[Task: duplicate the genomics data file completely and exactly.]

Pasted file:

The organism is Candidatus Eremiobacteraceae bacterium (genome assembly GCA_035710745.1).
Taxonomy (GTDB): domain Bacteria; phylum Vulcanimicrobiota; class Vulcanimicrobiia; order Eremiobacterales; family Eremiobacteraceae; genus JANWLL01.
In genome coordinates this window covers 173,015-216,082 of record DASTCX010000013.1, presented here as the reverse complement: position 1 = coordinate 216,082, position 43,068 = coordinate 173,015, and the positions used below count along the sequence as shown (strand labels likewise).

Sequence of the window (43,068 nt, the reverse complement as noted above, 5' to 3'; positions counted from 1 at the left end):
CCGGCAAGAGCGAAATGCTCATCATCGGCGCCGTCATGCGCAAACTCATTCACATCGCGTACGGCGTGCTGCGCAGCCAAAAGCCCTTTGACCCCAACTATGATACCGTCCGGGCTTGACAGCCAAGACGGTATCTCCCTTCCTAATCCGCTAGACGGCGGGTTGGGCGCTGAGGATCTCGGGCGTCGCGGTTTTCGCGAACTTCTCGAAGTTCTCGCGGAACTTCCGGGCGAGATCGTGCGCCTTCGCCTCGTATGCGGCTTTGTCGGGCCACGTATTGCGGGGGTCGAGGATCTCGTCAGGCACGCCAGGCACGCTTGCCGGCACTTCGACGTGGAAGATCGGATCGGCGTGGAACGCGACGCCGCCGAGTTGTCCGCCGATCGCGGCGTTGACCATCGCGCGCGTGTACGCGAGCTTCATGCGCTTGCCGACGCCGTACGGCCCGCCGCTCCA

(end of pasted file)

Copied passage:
The organism is Candidatus Eremiobacteraceae bacterium (genome assembly GCA_035710745.1).
Taxonomy (GTDB): domain Bacteria; phylum Vulcanimicrobiota; class Vulcanimicrobiia; order Eremiobacterales; family Eremiobacteraceae; genus JANWLL01.
In genome coordinates this window covers 173,015-216,082 of record DASTCX010000013.1, presented here as the reverse complement: position 1 = coordinate 216,082, position 43,068 = coordinate 173,015, and the positions used below count along the sequence as shown (strand labels likewise).

Sequence of the window (43,068 nt, the reverse complement as noted above, 5' to 3'; positions counted from 1 at the left end):
CCGGCAAGAGCGAAATGCTCATCATCGGCGCCGTCATGCGCAAACTCATTCACATCGCGTACGGCGTGCTGCGCAGCCAAAAGCCCTTTGACCCCAACTATGATACCGTCCGGGCTTGACAGCCAAGACGGTATCTCCCTTCCTAATCCGCTAGACGGCGGGTTGGGCGCTGAGGATCTCGGGCGTCGCGGTTTTCGCGAACTTCTCGAAGTTCTCGCGGAACTTCCGGGCGAGATCGTGCGCCTTCGCCTCGTATGCGGCTTTGTCGGGCCACGTATTGCGGGGGTCGAGGATCTCGTCAGGCACGCCAGGCACGCTTGCCGGCACTTCGACGTGGAAGATCGGATCGGCGTGGAACGCGACGCCGCCGAGTTGTCCGCCGATCGCGGCGTTGACCATCGCGCGCGTGTACGCGAGCTTCATGCGCTTGCCGACGCCGTACGGCCCGCCGCTCCA